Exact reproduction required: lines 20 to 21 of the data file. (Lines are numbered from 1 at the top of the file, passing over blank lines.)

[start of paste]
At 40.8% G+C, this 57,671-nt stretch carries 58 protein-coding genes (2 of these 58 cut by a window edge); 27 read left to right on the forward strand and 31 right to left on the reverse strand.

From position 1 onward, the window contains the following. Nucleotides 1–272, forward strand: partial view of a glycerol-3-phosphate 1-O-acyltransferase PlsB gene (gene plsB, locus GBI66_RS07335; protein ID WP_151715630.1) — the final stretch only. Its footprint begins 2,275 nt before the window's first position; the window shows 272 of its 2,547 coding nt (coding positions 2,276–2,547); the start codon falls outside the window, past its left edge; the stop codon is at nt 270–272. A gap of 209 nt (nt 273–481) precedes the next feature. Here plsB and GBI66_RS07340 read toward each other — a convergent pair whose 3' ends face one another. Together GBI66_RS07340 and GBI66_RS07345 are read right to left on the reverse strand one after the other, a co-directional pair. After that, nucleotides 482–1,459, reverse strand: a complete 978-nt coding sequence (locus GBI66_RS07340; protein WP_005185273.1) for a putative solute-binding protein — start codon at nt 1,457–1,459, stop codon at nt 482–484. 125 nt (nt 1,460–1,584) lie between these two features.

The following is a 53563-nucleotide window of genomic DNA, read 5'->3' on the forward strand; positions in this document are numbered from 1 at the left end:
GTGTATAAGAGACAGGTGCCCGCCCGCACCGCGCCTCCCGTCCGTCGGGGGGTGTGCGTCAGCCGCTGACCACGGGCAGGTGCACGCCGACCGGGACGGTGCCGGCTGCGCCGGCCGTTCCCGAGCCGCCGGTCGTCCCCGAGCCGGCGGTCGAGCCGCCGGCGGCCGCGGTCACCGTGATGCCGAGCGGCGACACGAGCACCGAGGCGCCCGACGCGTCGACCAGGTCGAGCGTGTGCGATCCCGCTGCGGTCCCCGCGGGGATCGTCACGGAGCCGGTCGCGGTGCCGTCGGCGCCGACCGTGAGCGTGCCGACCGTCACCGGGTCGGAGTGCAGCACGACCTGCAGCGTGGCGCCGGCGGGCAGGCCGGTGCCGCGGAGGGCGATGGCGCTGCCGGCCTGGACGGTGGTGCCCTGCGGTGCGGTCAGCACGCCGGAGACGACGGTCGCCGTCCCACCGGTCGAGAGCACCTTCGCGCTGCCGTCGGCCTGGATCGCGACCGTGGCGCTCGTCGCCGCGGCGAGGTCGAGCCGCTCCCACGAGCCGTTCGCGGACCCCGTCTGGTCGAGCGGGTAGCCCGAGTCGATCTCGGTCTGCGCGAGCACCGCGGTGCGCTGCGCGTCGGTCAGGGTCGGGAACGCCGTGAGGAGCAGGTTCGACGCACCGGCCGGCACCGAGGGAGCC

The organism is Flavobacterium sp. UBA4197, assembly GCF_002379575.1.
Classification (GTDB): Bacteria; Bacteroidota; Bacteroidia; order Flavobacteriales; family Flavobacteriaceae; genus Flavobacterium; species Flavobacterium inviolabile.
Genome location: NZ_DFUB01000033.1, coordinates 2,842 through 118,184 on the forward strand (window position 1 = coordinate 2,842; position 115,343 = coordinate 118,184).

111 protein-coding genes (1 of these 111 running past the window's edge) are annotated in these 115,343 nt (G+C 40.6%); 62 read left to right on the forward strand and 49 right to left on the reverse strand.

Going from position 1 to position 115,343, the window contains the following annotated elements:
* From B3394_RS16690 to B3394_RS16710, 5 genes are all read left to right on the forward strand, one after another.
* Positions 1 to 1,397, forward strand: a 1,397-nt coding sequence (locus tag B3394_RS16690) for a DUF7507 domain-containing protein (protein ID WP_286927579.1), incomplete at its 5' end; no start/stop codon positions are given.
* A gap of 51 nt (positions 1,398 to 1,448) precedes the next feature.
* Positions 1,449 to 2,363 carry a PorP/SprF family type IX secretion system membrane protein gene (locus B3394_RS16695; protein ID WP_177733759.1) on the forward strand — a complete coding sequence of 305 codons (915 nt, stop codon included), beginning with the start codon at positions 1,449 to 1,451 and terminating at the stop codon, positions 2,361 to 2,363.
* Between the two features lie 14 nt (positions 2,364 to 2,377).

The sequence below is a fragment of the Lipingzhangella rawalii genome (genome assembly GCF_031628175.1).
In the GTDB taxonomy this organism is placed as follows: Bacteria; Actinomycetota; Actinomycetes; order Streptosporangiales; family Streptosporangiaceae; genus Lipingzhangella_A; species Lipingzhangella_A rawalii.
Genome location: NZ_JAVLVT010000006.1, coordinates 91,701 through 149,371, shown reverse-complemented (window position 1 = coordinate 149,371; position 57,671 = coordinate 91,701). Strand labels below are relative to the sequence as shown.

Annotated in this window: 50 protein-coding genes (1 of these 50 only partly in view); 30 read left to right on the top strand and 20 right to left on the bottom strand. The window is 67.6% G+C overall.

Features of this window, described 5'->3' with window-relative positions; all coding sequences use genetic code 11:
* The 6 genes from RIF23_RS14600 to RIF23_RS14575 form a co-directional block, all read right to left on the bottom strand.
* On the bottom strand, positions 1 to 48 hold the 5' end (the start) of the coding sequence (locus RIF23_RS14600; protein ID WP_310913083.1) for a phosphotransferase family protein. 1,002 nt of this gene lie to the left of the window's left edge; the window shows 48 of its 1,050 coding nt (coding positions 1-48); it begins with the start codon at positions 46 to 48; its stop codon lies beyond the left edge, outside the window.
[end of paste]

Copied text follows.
* The 6 genes from RIF23_RS14600 to RIF23_RS14575 form a co-directional block, all read right to left on the bottom strand.
* On the bottom strand, positions 1 to 48 hold the 5' end (the start) of the coding sequence (locus RIF23_RS14600; protein ID WP_310913083.1) for a phosphotransferase family protein. 1,002 nt of this gene lie to the left of the window's left edge; the window shows 48 of its 1,050 coding nt (coding positions 1-48); it begins with the start codon at positions 46 to 48; its stop codon lies beyond the left edge, outside the window.